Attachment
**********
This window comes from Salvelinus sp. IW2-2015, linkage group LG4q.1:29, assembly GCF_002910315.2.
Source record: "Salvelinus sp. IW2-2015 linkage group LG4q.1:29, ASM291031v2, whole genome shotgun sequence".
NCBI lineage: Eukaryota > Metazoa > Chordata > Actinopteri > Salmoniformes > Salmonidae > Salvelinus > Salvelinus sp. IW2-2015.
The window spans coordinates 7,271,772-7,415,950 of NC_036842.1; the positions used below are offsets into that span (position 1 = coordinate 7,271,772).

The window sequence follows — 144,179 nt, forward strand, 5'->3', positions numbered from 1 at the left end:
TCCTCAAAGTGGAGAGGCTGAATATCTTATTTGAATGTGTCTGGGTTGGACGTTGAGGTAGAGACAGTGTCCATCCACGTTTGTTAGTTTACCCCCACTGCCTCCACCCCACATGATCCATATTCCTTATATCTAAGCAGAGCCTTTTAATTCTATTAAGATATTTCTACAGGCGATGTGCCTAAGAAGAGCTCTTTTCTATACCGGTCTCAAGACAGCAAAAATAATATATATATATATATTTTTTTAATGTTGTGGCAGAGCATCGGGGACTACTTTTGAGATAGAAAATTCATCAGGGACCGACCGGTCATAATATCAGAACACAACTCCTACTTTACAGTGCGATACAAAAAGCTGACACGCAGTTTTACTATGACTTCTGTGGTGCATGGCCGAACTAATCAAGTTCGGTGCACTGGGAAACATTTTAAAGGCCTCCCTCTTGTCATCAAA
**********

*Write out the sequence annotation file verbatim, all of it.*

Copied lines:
This window comes from Salvelinus sp. IW2-2015, linkage group LG4q.1:29, assembly GCF_002910315.2.
Source record: "Salvelinus sp. IW2-2015 linkage group LG4q.1:29, ASM291031v2, whole genome shotgun sequence".
NCBI lineage: Eukaryota > Metazoa > Chordata > Actinopteri > Salmoniformes > Salmonidae > Salvelinus > Salvelinus sp. IW2-2015.
The window spans coordinates 7,271,772-7,415,950 of NC_036842.1; the positions used below are offsets into that span (position 1 = coordinate 7,271,772).

The window sequence follows — 144,179 nt, forward strand, 5'->3', positions numbered from 1 at the left end:
TCCTCAAAGTGGAGAGGCTGAATATCTTATTTGAATGTGTCTGGGTTGGACGTTGAGGTAGAGACAGTGTCCATCCACGTTTGTTAGTTTACCCCCACTGCCTCCACCCCACATGATCCATATTCCTTATATCTAAGCAGAGCCTTTTAATTCTATTAAGATATTTCTACAGGCGATGTGCCTAAGAAGAGCTCTTTTCTATACCGGTCTCAAGACAGCAAAAATAATATATATATATATATTTTTTTAATGTTGTGGCAGAGCATCGGGGACTACTTTTGAGATAGAAAATTCATCAGGGACCGACCGGTCATAATATCAGAACACAACTCCTACTTTACAGTGCGATACAAAAAGCTGACACGCAGTTTTACTATGACTTCTGTGGTGCATGGCCGAACTAATCAAGTTCGGTGCACTGGGAAACATTTTAAAGGCCTCCCTCTTGTCATCAAA